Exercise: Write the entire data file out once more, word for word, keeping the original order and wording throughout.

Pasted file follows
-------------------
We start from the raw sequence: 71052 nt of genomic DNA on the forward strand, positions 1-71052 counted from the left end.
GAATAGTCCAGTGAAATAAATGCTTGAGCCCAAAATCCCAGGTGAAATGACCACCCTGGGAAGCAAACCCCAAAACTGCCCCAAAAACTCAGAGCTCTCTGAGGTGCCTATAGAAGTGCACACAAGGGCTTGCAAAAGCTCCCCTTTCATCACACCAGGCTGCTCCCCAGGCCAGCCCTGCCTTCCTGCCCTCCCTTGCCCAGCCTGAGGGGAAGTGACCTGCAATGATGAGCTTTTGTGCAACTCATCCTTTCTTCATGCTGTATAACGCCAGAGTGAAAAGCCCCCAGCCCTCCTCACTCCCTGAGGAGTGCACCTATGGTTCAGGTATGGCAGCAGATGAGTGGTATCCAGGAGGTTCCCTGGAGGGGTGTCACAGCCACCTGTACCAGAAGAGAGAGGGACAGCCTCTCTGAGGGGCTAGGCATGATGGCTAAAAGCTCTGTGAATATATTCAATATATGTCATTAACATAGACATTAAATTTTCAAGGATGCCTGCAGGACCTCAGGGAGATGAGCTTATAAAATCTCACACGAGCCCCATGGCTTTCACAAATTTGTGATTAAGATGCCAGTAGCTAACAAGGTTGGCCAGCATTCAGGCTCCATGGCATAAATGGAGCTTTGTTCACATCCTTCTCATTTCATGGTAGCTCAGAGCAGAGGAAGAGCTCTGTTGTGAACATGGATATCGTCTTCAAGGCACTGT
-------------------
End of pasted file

We start from the raw sequence: 71052 nt of genomic DNA on the forward strand, positions 1-71052 counted from the left end.
GAATAGTCCAGTGAAATAAATGCTTGAGCCCAAAATCCCAGGTGAAATGACCACCCTGGGAAGCAAACCCCAAAACTGCCCCAAAAACTCAGAGCTCTCTGAGGTGCCTATAGAAGTGCACACAAGGGCTTGCAAAAGCTCCCCTTTCATCACACCAGGCTGCTCCCCAGGCCAGCCCTGCCTTCCTGCCCTCCCTTGCCCAGCCTGAGGGGAAGTGACCTGCAATGATGAGCTTTTGTGCAACTCATCCTTTCTTCATGCTGTATAACGCCAGAGTGAAAAGCCCCCAGCCCTCCTCACTCCCTGAGGAGTGCACCTATGGTTCAGGTATGGCAGCAGATGAGTGGTATCCAGGAGGTTCCCTGGAGGGGTGTCACAGCCACCTGTACCAGAAGAGAGAGGGACAGCCTCTCTGAGGGGCTAGGCATGATGGCTAAAAGCTCTGTGAATATATTCAATATATGTCATTAACATAGACATTAAATTTTCAAGGATGCCTGCAGGACCTCAGGGAGATGAGCTTATAAAATCTCACACGAGCCCCATGGCTTTCACAAATTTGTGATTAAGATGCCAGTAGCTAACAAGGTTGGCCAGCATTCAGGCTCCATGGCATAAATGGAGCTTTGTTCACATCCTTCTCATTTCATGGTAGCTCAGAGCAGAGGAAGAGCTCTGTTGTGAACATGGATATCGTCTTCAAGGCACTGT